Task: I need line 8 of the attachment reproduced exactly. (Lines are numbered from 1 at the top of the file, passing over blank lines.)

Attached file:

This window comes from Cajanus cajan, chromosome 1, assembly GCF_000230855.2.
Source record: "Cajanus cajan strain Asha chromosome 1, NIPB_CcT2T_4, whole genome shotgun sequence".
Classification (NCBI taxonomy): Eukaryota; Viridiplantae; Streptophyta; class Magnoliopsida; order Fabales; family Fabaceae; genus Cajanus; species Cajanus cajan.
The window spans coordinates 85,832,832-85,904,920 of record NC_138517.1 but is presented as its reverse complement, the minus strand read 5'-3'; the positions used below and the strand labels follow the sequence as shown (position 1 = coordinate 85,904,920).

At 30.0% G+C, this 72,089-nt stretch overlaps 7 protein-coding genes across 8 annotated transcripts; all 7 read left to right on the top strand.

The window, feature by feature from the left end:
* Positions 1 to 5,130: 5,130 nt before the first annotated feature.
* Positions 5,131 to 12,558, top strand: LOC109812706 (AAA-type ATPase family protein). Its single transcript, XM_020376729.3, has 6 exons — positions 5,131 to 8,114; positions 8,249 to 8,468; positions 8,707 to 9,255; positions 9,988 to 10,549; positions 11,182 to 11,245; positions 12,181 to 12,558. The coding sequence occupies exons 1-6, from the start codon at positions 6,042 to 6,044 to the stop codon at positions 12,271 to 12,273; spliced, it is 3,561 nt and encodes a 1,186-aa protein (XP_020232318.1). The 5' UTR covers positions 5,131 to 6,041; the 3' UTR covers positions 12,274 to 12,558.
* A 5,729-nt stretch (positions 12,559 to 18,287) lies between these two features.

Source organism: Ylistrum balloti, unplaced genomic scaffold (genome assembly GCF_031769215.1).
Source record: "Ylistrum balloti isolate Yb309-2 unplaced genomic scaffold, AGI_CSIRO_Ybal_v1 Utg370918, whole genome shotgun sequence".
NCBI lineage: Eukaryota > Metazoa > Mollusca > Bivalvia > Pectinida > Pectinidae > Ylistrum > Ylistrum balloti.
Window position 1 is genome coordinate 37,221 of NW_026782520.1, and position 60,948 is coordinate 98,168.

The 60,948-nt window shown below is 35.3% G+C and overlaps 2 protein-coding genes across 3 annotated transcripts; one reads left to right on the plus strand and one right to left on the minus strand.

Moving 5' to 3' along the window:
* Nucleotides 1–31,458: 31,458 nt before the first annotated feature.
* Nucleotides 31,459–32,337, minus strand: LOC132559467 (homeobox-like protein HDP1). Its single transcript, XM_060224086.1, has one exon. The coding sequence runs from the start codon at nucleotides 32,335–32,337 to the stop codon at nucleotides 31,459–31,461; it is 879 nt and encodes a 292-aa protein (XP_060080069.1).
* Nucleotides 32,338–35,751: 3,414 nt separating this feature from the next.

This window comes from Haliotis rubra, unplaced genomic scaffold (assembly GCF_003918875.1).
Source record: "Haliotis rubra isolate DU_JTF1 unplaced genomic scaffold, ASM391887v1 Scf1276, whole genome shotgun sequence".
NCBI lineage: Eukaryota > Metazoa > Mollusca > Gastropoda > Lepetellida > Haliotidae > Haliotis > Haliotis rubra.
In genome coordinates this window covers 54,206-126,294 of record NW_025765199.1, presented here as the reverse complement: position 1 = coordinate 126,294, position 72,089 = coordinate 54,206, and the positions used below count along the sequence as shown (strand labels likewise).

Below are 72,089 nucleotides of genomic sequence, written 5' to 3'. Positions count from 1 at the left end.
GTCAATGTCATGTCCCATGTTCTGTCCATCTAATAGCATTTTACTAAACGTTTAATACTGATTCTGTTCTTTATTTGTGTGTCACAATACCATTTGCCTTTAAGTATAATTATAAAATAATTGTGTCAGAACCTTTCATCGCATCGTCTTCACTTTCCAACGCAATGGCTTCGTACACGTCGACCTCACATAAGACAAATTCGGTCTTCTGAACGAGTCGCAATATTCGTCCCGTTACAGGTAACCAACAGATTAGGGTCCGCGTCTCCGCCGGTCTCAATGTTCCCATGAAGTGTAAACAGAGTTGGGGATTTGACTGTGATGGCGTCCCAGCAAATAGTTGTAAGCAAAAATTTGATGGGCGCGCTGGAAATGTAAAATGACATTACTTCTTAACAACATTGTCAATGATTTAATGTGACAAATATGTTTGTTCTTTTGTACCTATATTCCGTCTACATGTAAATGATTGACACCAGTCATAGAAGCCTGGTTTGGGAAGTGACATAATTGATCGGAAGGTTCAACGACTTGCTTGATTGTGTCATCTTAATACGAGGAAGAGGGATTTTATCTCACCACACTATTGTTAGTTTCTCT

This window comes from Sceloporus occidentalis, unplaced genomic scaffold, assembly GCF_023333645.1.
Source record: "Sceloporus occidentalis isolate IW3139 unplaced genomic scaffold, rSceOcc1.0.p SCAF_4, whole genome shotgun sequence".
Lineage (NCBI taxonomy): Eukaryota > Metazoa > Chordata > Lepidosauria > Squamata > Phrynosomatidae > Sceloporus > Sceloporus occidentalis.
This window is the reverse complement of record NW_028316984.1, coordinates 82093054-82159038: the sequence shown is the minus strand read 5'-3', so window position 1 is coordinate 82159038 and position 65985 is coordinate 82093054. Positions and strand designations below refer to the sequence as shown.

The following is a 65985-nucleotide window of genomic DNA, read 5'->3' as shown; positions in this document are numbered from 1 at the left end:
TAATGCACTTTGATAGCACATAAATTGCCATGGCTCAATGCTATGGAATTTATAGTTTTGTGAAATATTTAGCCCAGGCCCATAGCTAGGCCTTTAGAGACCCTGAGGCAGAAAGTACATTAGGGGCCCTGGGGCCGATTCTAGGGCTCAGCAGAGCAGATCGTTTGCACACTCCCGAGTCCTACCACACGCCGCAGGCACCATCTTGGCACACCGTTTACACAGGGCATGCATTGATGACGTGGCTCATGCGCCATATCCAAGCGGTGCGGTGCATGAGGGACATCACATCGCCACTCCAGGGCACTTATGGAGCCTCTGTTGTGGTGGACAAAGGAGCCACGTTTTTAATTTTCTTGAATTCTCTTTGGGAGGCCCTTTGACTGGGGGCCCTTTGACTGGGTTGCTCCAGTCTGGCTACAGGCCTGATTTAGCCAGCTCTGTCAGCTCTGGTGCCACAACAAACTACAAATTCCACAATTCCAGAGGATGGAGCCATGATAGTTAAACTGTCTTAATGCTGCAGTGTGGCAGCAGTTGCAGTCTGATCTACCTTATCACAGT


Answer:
* Positions 5,131 to 12,558, top strand: LOC109812706 (AAA-type ATPase family protein). Its single transcript, XM_020376729.3, has 6 exons — positions 5,131 to 8,114; positions 8,249 to 8,468; positions 8,707 to 9,255; positions 9,988 to 10,549; positions 11,182 to 11,245; positions 12,181 to 12,558. The coding sequence occupies exons 1-6, from the start codon at positions 6,042 to 6,044 to the stop codon at positions 12,271 to 12,273; spliced, it is 3,561 nt and encodes a 1,186-aa protein (XP_020232318.1). The 5' UTR covers positions 5,131 to 6,041; the 3' UTR covers positions 12,274 to 12,558.